Experts Urge Life-Jacket Use, Safety on Waters on Long Weekend, Throughout Summer
By Lauren La Rose, THE CANADIAN PRESS
TORONTO – As Canadians prepare to suit up for a dip in the lake or a leisurely boat ride on the holiday weekend, experts are urging them to make water safety a top priority.
A new report says water-related deaths nationwide have been on the decline in recent years, but at least one province is seeing a rise in drownings among older adults.
The Drowning Report released Tuesday by the Lifesaving Society finds that seniors aged 65 and up have the highest drowning rate of all groups in Ontario.
Seniors accounted for half of bathtub deaths, one-quarter of backyard pool deaths and half of hot tub deaths during the period 2000 to 2004.
Barbara Byers, public education director for the Lifesaving Society, said when they first started collecting data two decades ago, it was the 18-to 34-year-old demographic that accounted for the highest number of drowning deaths.
“Those people are now 20 years older, they’re older but they’re not necessarily wiser, and it seems like for many people they’re reticent to change their behaviour as they get older,” she said.
“So the combination of not taking precautions like not wearing a life-jacket and not drinking and boating, plus the fact that as they get older, their resilience, their ability to deal with a problem is compromised.”
The new report found there was an average of 50 deaths per year in Ontario among adults who are 50 and older, from 2000 to 2004.
When it comes to risk factors, the leading major contributor to drownings among boomers and seniors continues to be not wearing a life-jacket at 94 per cent, followed by being alone at 64 per cent.
The report said heart disease and heart attacks have emerged as a key factor in raising the risk of aquatic emergencies among older victims, accounting for 28 per cent of deaths.
Being out in cold water situations (26 per cent) and/or after dark (21 per cent) were also cited as factors.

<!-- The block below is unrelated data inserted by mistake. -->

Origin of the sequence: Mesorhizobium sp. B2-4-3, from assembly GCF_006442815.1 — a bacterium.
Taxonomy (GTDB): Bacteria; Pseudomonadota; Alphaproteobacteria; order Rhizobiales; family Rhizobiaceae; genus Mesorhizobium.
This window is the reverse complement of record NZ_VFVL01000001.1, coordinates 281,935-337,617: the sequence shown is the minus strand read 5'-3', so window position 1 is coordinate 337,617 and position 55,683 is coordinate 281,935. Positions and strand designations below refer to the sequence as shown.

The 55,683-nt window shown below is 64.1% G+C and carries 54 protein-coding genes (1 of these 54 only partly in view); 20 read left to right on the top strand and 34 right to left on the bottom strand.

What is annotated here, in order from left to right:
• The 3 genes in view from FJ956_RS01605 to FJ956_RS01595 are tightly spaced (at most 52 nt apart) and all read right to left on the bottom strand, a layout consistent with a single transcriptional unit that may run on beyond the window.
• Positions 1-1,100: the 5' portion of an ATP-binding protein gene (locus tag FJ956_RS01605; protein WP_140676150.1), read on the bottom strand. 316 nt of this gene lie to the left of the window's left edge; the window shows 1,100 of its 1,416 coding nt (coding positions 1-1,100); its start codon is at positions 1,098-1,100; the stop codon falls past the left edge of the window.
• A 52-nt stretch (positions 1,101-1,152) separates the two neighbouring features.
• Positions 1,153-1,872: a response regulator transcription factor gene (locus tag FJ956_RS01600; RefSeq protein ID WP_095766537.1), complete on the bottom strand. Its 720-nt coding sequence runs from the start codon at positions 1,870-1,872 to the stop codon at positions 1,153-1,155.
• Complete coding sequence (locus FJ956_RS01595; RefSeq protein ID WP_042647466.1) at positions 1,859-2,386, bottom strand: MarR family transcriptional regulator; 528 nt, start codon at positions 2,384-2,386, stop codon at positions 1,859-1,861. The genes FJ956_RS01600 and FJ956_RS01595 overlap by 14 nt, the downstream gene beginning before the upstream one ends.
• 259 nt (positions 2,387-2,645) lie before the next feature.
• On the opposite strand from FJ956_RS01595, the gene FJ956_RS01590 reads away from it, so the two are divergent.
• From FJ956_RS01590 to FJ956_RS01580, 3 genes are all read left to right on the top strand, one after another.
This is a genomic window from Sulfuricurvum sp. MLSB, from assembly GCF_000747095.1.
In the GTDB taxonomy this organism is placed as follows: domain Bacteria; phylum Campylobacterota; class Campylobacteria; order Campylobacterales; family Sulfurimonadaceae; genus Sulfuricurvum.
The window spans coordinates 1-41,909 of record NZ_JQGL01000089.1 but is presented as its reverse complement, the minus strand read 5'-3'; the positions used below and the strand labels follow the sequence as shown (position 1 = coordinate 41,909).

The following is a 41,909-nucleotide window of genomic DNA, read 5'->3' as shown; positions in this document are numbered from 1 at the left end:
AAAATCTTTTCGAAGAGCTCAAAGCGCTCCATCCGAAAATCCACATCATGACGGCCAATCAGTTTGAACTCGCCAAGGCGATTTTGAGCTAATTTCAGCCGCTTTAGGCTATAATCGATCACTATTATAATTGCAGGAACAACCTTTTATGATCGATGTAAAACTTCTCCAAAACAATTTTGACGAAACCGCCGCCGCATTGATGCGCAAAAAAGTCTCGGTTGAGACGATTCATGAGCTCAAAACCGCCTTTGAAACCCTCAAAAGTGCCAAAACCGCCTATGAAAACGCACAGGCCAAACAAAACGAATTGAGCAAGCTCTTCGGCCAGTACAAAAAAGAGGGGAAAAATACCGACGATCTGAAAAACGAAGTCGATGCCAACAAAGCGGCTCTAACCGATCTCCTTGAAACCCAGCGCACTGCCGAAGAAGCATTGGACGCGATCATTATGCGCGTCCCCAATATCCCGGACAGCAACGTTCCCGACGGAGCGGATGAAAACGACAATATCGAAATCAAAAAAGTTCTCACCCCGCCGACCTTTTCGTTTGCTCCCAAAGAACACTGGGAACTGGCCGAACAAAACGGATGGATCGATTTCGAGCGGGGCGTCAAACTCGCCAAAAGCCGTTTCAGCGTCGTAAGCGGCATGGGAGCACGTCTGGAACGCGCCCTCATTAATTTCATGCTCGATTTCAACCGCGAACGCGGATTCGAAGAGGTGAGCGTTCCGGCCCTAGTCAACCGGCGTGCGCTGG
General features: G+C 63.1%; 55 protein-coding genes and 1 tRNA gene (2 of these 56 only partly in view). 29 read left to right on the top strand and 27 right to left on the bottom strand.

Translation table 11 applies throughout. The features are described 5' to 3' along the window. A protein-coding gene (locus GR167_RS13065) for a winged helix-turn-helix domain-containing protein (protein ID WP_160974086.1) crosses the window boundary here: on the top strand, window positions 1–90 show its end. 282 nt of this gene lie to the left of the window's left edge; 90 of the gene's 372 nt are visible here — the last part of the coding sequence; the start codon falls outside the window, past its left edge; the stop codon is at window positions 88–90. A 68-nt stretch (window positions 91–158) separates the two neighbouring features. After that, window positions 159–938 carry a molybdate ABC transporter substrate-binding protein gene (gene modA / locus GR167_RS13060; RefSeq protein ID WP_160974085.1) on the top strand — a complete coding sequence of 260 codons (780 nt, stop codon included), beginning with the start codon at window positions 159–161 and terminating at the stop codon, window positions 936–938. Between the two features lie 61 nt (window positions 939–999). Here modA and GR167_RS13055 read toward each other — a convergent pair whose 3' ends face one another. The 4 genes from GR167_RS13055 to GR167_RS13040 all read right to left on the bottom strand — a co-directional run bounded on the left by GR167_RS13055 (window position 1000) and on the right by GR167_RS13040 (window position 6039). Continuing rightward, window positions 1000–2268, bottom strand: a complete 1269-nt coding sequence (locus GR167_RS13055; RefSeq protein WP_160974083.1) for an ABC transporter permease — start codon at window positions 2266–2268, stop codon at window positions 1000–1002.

Byers said cold water can be a tremendous shock to the system when an individual falls in unexpectedly, even moreso for a person who’s older, which is why wearing a personal flotation device (PFD) is crucial.
“If you have a life-jacket on, what that means when you fall in is that you will be floating above the water and you can compose yourself and you can sort of assess where you are and what you need to do to get to safety.”
Bob Lyons, inventor of the Safety Turtle, a special bracelet designed to activate an alarm when a young child who’s wearing it gets wet, is now distributing a similar item geared towards adults.
Lyons said the Turtle Visor, first developed by a water physiotherapy clinic in Minneapolis, is intended to let an individual go in the water but sounds the alarm only if the head goes completely under and the visor floats away.
He said the product is for those people who decide that they want to go in the water but they’re concerned once they’re there.
“A fall in the water and drowning… is extremely silent, so most of the turtle applications are to make drowning audible,” said Lyons, president of Terrapin Communications Inc. in Ottawa. “The fact that it’s silent is what makes it so lethal.”
The Lifesaving Society report said there has been progress in reducing drownings across Canada, reaching an all-time low of 410 water-related fatalities in 2004. That’s down nine per cent from 2003 and a decrease of 12 per cent from the previous five-year average.
Yet despite ongoing awareness campaigns promoting water safety, the lead-up to the summer season has already seen several tragic drownings – at least five reported over the past weekend alone.
One man slipped and fell into a river in southern Alberta while taking pictures with his girlfriend.
The other four reported drownings in British Columbia, Alberta and Ontario involved men in boating accidents, and they weren’t wearing life-jackets.
“Most people think, ‘Oh, it’s not going to happen to me, or I’ll have lots of time to put my life-jacket on,”‘ Byers said. “People that don’t wear life-jackets usually store them under a faraway place so that if they were unexpectedly projected out of the water they wouldn’t really have the ability to get their life-jacket.”
“You wear a life-jacket just in case because you won’t have time to put the life-jacket on if you need it. The life-jacket is just like a seatbelt in a boat. It’s the same purpose, the same role.”
Byers recommends having a whistle as well as flares, which are usually waterproof, that can be set off to alert others to your location.
Both Byers and Michele Mercier, national manager, swimming and water safety for the Canadian Red Cross, said it’s important for older adults to make sure they’re accompanied when out on the water.
Mercier also recommends telling someone staying on land, whether it’s at the cottage or at home, about where and how for how long you’re planning to go out on a boat and the general time you plan to be back. That way, if there’s a problem or delay, it may be a signal that rescuers are needed, she said.
Mercier said boaters should remember the boat can only handle a certain weight and they should respect capacity limits.
As well, she said they should be aware of the effects of weather.
“We’ve had lots of rain recently, so (it) might be that the water levels or the currents might be stronger in certain areas,” she said.